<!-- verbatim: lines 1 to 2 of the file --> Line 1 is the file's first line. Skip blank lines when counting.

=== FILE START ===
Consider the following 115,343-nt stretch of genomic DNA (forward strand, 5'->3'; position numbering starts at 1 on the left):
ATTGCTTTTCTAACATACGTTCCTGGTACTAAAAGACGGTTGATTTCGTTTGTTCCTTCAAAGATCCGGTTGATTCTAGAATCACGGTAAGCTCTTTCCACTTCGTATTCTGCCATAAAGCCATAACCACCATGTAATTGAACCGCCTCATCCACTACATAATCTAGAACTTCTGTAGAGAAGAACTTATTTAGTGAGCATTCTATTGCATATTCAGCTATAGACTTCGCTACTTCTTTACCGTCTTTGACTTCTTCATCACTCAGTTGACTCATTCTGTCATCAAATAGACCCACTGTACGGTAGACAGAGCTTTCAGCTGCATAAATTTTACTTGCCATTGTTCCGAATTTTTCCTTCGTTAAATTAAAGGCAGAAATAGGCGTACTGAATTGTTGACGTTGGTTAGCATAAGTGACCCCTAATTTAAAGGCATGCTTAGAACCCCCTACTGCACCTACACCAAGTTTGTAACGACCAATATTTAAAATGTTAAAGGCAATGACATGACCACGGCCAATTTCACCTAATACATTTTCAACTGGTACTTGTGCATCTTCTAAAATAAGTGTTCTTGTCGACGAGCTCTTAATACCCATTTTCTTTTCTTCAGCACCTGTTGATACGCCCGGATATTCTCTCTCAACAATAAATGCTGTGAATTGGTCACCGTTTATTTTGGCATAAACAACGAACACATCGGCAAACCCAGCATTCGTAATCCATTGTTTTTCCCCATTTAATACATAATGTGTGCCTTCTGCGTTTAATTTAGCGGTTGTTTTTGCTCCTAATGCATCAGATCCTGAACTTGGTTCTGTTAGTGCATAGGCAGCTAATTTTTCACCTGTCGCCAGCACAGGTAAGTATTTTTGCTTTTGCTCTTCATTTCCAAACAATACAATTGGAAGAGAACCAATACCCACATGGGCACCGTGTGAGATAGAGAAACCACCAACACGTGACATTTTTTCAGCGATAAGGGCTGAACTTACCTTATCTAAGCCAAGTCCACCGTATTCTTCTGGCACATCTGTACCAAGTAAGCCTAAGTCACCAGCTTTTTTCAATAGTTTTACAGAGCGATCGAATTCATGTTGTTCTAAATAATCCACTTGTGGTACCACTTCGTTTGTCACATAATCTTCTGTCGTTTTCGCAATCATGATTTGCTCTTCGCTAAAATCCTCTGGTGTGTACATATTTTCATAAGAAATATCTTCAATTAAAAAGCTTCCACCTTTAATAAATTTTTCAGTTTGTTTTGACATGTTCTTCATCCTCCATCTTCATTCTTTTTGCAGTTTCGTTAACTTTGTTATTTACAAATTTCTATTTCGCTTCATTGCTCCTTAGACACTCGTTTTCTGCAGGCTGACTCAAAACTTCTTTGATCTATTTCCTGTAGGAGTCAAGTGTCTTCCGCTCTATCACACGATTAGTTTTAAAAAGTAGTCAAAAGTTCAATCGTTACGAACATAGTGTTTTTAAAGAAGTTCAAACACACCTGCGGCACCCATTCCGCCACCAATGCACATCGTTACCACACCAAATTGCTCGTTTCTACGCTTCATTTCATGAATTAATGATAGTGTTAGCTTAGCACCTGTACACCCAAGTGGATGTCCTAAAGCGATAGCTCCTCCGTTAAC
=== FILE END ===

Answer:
Consider the following 115,343-nt stretch of genomic DNA (forward strand, 5'->3'; position numbering starts at 1 on the left):
ATTGCTTTTCTAACATACGTTCCTGGTACTAAAAGACGGTTGATTTCGTTTGTTCCTTCAAAGATCCGGTTGATTCTAGAATCACGGTAAGCTCTTTCCACTTCGTATTCTGCCATAAAGCCATAACCACCATGTAATTGAACCGCCTCATCCACTACATAATCTAGAACTTCTGTAGAGAAGAACTTATTTAGTGAGCATTCTATTGCATATTCAGCTATAGACTTCGCTACTTCTTTACCGTCTTTGACTTCTTCATCACTCAGTTGACTCATTCTGTCATCAAATAGACCCACTGTACGGTAGACAGAGCTTTCAGCTGCATAAATTTTACTTGCCATTGTTCCGAATTTTTCCTTCGTTAAATTAAAGGCAGAAATAGGCGTACTGAATTGTTGACGTTGGTTAGCATAAGTGACCCCTAATTTAAAGGCATGCTTAGAACCCCCTACTGCACCTACACCAAGTTTGTAACGACCAATATTTAAAATGTTAAAGGCAATGACATGACCACGGCCAATTTCACCTAATACATTTTCAACTGGTACTTGTGCATCTTCTAAAATAAGTGTTCTTGTCGACGAGCTCTTAATACCCATTTTCTTTTCTTCAGCACCTGTTGATACGCCCGGATATTCTCTCTCAACAATAAATGCTGTGAATTGGTCACCGTTTATTTTGGCATAAACAACGAACACATCGGCAAACCCAGCATTCGTAATCCATTGTTTTTCCCCATTTAATACATAATGTGTGCCTTCTGCGTTTAATTTAGCGGTTGTTTTTGCTCCTAATGCATCAGATCCTGAACTTGGTTCTGTTAGTGCATAGGCAGCTAATTTTTCACCTGTCGCCAGCACAGGTAAGTATTTTTGCTTTTGCTCTTCATTTCCAAACAATACAATTGGAAGAGAACCAATACCCACATGGGCACCGTGTGAGATAGAGAAACCACCAACACGTGACATTTTTTCAGCGATAAGGGCTGAACTTACCTTATCTAAGCCAAGTCCACCGTATTCTTCTGGCACATCTGTACCAAGTAAGCCTAAGTCACCAGCTTTTTTCAATAGTTTTACAGAGCGATCGAATTCATGTTGTTCTAAATAATCCACTTGTGGTACCACTTCGTTTGTCACATAATCTTCTGTCGTTTTCGCAATCATGATTTGCTCTTCGCTAAAATCCTCTGGTGTGTACATATTTTCATAAGAAATATCTTCAATTAAAAAGCTTCCACCTTTAATAAATTTTTCAGTTTGTTTTGACATGTTCTTCATCCTCCATCTTCATTCTTTTTGCAGTTTCGTTAACTTTGTTATTTACAAATTTCTATTTCGCTTCATTGCTCCTTAGACACTCGTTTTCTGCAGGCTGACTCAAAACTTCTTTGATCTATTTCCTGTAGGAGTCAAGTGTCTTCCGCTCTATCACACGATTAGTTTTAAAAAGTAGTCAAAAGTTCAATCGTTACGAACATAGTGTTTTTAAAGAAGTTCAAACACACCTGCGGCACCCATTCCGCCACCAATGCACATCGTTACCACACCAAATTGCTCGTTTCTACGCTTCATTTCATGAATTAATGATAGTGTTAGCTTAGCACCTGTACACCCAAGTGGATGTCCTAAAGCGATAGCTCCTCCGTTAAC